On the supply side, oil markets remain tense ahead of forthcoming U.S. sanctions against Iran’s crude exports, which are set to start on Nov. 4 and are expected to tighten supply, especially to Asia, which takes most of Iran’s shipments.

According to Baker Hughes data last Friday, in North America there is no oil shortage. Production is set to rise further as U.S. drillers added two oil rigs in the week to Oct. 26, bringing the total count to +875, the highest level since March 2015.

Ahead of the U.S. open, gold prices have eased a tad, inching away from its three-month high print in Friday’s session, pressured as the ‘big’ dollar firms. Spot gold is down -0.1% at +$1,232.54 an ounce – on Friday, it touched its highest since July 17 at +$1,243.32. It climbed +0.6% last week in its fourth straight weekly gain, its longest such streak since January. U.S. gold futures are down -0.1% at +$1,234.70 an ounce.

3. S&P ratings relief lifts Italy’s bond market

Italy’s 10-year BTP bond yield has fallen to a one-week low this morning, narrowing the gap to the German Bund, on relief that ratings agency Standard & Poor’s left the country’s credit rating unchanged.

Note: On Friday, S&P left Italy’s rating at BBB, two notches above junk, but lowered its outlook to negative from stable, saying that the “new government’s policy plans were weighing on the country’s growth and debt prospects.”

Yields along the Italian curve are down -6 to -16 bps – 10-year BTP are at +3.33%, while the BTP/Bund spread is at +299 bps from +306.

Elsewhere, the yield on U.S. 10’s has eased -1 bps to +3.06%, the lowest in almost a month. In Germany, the 10-year Bund yield has increased less than +1 bps to +0.36%, the biggest increase in more than a week, while in the U.K, the 10-year Gilt yield has fallen -1 bps to +1.372%, hitting the lowest in two-months with its sixth straight decline.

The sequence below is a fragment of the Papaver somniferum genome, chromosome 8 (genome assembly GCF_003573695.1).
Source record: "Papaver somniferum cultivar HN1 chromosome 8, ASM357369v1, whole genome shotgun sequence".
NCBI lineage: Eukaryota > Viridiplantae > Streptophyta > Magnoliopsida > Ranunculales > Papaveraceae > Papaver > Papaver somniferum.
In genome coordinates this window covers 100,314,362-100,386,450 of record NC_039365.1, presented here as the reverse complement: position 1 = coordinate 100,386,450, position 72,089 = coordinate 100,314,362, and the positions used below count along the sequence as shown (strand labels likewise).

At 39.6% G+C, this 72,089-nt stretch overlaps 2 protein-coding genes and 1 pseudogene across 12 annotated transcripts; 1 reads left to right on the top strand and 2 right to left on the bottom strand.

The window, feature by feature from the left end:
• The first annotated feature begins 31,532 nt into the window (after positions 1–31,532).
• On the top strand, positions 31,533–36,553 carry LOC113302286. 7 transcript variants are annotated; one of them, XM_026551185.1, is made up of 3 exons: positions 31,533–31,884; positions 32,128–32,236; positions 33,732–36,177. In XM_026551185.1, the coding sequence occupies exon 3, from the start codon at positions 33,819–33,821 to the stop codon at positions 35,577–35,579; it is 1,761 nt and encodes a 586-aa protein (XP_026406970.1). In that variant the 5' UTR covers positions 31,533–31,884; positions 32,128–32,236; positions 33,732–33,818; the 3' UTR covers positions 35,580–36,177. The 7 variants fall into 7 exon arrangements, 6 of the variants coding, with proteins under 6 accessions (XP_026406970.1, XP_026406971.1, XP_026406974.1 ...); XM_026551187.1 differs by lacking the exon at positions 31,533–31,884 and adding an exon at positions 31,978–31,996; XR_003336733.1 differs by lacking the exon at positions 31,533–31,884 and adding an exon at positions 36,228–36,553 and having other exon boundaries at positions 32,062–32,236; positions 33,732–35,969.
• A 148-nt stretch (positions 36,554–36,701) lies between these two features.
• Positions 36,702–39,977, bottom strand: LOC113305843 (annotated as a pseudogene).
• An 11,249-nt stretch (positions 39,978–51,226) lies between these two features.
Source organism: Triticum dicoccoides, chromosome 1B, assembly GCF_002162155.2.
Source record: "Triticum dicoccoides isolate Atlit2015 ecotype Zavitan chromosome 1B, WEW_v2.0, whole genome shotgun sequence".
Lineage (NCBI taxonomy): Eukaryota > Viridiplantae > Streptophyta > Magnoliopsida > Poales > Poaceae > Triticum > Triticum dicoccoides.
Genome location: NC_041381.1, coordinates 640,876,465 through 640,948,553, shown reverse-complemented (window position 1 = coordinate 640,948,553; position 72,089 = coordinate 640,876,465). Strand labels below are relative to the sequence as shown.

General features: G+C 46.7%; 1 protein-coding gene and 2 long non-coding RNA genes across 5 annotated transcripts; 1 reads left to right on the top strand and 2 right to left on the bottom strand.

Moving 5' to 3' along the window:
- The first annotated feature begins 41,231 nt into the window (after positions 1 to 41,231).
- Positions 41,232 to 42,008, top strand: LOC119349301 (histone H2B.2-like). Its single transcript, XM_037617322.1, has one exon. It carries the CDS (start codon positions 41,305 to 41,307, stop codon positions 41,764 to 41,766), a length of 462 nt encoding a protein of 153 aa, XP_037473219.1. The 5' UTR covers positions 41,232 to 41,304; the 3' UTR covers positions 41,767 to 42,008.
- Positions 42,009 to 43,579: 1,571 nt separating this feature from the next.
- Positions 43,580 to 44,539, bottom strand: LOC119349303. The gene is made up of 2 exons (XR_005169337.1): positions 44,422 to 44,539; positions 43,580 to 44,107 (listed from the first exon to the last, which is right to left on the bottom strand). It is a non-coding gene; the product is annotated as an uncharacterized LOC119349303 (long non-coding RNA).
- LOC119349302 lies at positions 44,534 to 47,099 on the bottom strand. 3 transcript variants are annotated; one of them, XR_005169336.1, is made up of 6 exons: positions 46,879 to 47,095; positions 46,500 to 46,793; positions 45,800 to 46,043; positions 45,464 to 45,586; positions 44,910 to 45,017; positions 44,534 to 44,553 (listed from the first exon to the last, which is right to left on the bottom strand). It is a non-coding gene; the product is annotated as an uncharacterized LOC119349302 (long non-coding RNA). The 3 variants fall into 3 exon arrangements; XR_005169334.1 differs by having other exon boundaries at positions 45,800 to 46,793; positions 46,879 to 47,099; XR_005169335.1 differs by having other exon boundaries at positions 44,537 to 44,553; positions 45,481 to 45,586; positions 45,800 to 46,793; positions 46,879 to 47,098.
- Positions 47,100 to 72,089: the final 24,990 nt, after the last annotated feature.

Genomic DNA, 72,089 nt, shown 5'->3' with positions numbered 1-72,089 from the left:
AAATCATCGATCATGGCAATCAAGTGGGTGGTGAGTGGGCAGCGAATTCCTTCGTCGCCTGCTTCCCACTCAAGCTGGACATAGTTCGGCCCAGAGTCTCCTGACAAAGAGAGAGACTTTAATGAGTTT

4. U.S. dollar stands tall

The ‘big’ dollar trades atop of its 10-week high against G7 currency pairs as concerns about global growth perseveres.

The safe haven yen (¥112.16) has benefited from the global sell-off in riskier assets as the market unwound its ‘carry’ trade exposures. Last week it gained +0.6% outright, this morning, with a stronger USD, it’s down -0.2%. The market will be watching the BoJ’s monetary policy announcement, due on Wednesday for short-term guidance.

EUR (€1.1389) is trading atop its two-month low outright. Investors have seen some relief after German Chancellor Merkel’s junior coalition partners gave her conservatives until next year to deliver more policy results. However, there are concerns over her future after both parties suffered in a regional election on the weekend.

Sterling (£1.2821) is trading near its two-month low of £1.2775 before today’s annual budget presentation. Finance Minister Philip Hammond is likely to urge his Conservative Party to back the government’s plan for Brexit, or put at risk a long-awaited easing of austerity.

5. Chancellor Merkel may not run for re-election of CDU

In Germany yesterday, in the central state election in Hesse, it was another test for the Germany’s coalition partners.

Merkel’s Christian Democrats (CDU) came home first in Sunday’s election, but support fell and the disappointing outcome will certainly undermine her coalition, as well as her own political standing.

The ruling CDU lost -11.3% and SPD lost -10.9%, while the Green Party and AfD meanwhile gained +8.5% and +9.0% compared to the previous state election in 2013.

In the end, the old regional coalition of CDU and Green Party is likely to remain in office. But, despite the status quo, the CDU and SPD party leaders are under pressure, and the risk that the coalition will break up and that Germany will face new elections odds are now higher.